Weaving clean energy into low-income communities
The challenges of including disadvantaged households and communities in the renewables movement haven't largely gone unaddressed.
Late last year, 135 stakeholders of Rocky Mountain Institute's Electricity Innovation Lab (e–Lab) gathered for an inaugural e–Lab Summit. Many are involved with Leap, an ongoing RMI initiative dedicated to empowering and improving low-income communities and households through a clean energy future.
Across America, one in three people have incomes that put them below 200 percent of the official poverty line (about $45,000 for a family of four), and many more have problems making ends meet. Any real transition requires solutions that work for the many Americans who are financially challenged.
The intense work at the summit provided a strong sense of the challenges and opportunities in this rapidly evolving field. Two of Leap’s staff explained what is happening, and what we can expect.
Collaboration for uncharted territory
Attendees concerned with Leap at the e-Lab Summit included entrepreneurs, utilities and community groups. Coreina Chan, a principal with RMI and leader of the Leap initiative, said that for this work, "you can’t get it right unless you include a number of diverse stakeholders. There’s no single entity that has all the resources and knowledge to get it done on their own."
What’s behind this complexity, noted Sherri Billimoria, an associate at RMI on the Leap team, is, "Existing clean energy solutions haven’t been tailored to low-income customers, for whom there are few options. Solutions have, by and large, served more affluent businesses and households."
The hardest part about Leap’s work is the same thing that makes it the most exciting: The challenges of including disadvantaged households and communities in the clean energy transformation haven’t been addressed before, Chan observed.
"If they had been," she said, "we could look at the last best example and duplicate it. The solutions need to be created." And to do that, "Collaboration is necessary."
The essence of Leap’s work is accelerating that collaboration, and the Leap team convenes a number of events to do that. The e-Lab Leap Social Change Lab in New York brings together stakeholders from more than 45 organizations to develop and implement unique solutions for low-income energy needs in the state.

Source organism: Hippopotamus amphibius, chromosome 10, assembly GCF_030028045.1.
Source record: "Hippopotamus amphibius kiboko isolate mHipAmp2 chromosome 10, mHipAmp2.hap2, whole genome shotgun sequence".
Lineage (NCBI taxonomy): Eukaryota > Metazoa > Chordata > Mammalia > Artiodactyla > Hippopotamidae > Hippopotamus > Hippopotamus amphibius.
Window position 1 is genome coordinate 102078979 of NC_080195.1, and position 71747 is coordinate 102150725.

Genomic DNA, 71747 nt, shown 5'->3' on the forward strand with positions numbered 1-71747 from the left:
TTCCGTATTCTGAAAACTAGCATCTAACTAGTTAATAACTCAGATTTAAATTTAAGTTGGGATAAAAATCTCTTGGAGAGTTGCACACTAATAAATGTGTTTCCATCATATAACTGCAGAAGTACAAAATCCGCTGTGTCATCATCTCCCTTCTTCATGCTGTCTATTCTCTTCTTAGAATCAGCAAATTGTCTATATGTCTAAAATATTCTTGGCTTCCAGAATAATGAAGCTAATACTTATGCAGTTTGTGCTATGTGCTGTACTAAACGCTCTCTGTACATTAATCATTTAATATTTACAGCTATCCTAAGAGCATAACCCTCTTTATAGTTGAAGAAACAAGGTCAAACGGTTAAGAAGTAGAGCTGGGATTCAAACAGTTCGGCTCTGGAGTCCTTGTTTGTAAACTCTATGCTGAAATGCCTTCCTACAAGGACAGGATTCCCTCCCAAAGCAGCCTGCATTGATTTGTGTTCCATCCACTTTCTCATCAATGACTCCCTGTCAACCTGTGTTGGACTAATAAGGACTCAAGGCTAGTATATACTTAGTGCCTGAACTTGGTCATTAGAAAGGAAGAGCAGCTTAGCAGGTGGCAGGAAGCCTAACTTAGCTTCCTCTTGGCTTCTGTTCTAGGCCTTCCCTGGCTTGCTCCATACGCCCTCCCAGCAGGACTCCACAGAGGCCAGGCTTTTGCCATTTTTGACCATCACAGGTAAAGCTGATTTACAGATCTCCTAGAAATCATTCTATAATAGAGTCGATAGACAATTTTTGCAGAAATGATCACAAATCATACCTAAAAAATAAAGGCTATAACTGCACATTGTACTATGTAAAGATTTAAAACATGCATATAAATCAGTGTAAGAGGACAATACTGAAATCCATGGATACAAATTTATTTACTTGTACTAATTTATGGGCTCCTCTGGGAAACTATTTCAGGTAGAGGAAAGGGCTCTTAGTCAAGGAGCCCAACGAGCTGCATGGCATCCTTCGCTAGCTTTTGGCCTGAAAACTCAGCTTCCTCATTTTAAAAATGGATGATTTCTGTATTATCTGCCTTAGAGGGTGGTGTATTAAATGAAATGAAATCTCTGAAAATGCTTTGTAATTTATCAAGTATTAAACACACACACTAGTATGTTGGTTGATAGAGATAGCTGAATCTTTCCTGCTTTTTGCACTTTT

The e-Lab Forge 2017 event this week is a boot camp for accelerating the design of innovative business models that connect low-income households in New York to clean energy benefits. And at this year’s 2017 e-Lab Accelerator, two teams serving disadvantaged and low-income customers focused on developing and scaling business models that increase access to shared solar for low-income households.
One team, championed by Vermont Energy Investment Corporation (VEIC), is developing a model that provides access to community solar for wage-earning employees through employer benefits. Employers serve as the backstop off-taker of solar should employees decide to end their participation. The other team, a collaboration between a utility and its community, is developing a mutually beneficial business model that enables the community to benefit from shared asset ownership.
It’s not easy. Providing clean energy, energy storage and energy efficiency services to low-income customers is a field where "one of the issues is that in most places, community-based organizations and individuals have not had a say in the kinds of options and energy choices they have," Chan said.
In many communities around the United States, a legacy of conflicted relationships exists between stakeholders such as regulators and utilities, which historically have made decisions about how electricity is sourced and provided to ensure that all customers can be served, and community-based organizations from low-income communities, which know the population, understand their emerging energy needs and have the social capital to engage households. Creating new business models depends on constructive engagement among such diverse stakeholders.